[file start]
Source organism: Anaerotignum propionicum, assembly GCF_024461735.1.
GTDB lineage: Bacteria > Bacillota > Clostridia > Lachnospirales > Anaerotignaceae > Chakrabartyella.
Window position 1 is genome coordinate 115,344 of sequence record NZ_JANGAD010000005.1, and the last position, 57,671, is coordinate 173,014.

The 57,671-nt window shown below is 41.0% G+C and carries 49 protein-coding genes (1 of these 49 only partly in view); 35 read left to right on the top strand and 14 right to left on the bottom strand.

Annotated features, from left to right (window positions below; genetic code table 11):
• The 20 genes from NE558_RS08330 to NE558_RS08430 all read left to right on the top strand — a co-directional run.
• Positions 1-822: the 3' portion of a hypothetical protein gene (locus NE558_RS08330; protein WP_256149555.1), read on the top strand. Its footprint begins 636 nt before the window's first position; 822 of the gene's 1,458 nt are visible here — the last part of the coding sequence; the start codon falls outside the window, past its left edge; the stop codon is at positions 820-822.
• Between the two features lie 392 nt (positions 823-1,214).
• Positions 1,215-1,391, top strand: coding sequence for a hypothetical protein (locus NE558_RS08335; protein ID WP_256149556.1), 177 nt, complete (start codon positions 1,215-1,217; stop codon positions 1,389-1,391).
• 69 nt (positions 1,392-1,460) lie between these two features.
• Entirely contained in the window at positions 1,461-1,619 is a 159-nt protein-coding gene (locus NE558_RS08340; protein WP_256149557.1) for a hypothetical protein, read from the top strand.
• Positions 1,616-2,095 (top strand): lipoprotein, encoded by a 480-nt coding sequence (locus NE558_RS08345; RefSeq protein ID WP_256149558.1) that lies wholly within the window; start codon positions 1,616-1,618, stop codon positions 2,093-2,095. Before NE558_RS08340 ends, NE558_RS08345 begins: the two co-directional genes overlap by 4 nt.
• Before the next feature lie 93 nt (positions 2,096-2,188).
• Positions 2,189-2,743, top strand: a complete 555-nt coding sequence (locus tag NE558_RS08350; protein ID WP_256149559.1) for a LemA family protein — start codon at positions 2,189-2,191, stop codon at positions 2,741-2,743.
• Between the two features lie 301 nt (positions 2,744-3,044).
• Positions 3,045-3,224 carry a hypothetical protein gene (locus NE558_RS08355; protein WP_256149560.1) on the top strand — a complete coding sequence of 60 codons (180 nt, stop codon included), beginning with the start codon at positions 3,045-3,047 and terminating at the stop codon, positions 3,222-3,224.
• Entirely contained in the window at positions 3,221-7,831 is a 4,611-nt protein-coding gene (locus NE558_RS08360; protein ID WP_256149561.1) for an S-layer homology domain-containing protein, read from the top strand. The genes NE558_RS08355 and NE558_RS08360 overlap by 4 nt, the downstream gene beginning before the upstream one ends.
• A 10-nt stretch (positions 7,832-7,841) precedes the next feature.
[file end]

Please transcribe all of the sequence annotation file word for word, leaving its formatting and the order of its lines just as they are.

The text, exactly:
Source organism: Anaerotignum propionicum, assembly GCF_024461735.1.
GTDB lineage: Bacteria > Bacillota > Clostridia > Lachnospirales > Anaerotignaceae > Chakrabartyella.
Window position 1 is genome coordinate 115,344 of sequence record NZ_JANGAD010000005.1, and the last position, 57,671, is coordinate 173,014.

The 57,671-nt window shown below is 41.0% G+C and carries 49 protein-coding genes (1 of these 49 only partly in view); 35 read left to right on the top strand and 14 right to left on the bottom strand.

Annotated features, from left to right (window positions below; genetic code table 11):
• The 20 genes from NE558_RS08330 to NE558_RS08430 all read left to right on the top strand — a co-directional run.
• Positions 1-822: the 3' portion of a hypothetical protein gene (locus NE558_RS08330; protein WP_256149555.1), read on the top strand. Its footprint begins 636 nt before the window's first position; 822 of the gene's 1,458 nt are visible here — the last part of the coding sequence; the start codon falls outside the window, past its left edge; the stop codon is at positions 820-822.
• Between the two features lie 392 nt (positions 823-1,214).
• Positions 1,215-1,391, top strand: coding sequence for a hypothetical protein (locus NE558_RS08335; protein ID WP_256149556.1), 177 nt, complete (start codon positions 1,215-1,217; stop codon positions 1,389-1,391).
• 69 nt (positions 1,392-1,460) lie between these two features.
• Entirely contained in the window at positions 1,461-1,619 is a 159-nt protein-coding gene (locus NE558_RS08340; protein WP_256149557.1) for a hypothetical protein, read from the top strand.
• Positions 1,616-2,095 (top strand): lipoprotein, encoded by a 480-nt coding sequence (locus NE558_RS08345; RefSeq protein ID WP_256149558.1) that lies wholly within the window; start codon positions 1,616-1,618, stop codon positions 2,093-2,095. Before NE558_RS08340 ends, NE558_RS08345 begins: the two co-directional genes overlap by 4 nt.
• Before the next feature lie 93 nt (positions 2,096-2,188).
• Positions 2,189-2,743, top strand: a complete 555-nt coding sequence (locus tag NE558_RS08350; protein ID WP_256149559.1) for a LemA family protein — start codon at positions 2,189-2,191, stop codon at positions 2,741-2,743.
• Between the two features lie 301 nt (positions 2,744-3,044).
• Positions 3,045-3,224 carry a hypothetical protein gene (locus NE558_RS08355; protein WP_256149560.1) on the top strand — a complete coding sequence of 60 codons (180 nt, stop codon included), beginning with the start codon at positions 3,045-3,047 and terminating at the stop codon, positions 3,222-3,224.
• Entirely contained in the window at positions 3,221-7,831 is a 4,611-nt protein-coding gene (locus NE558_RS08360; protein ID WP_256149561.1) for an S-layer homology domain-containing protein, read from the top strand. The genes NE558_RS08355 and NE558_RS08360 overlap by 4 nt, the downstream gene beginning before the upstream one ends.
• A 10-nt stretch (positions 7,832-7,841) precedes the next feature.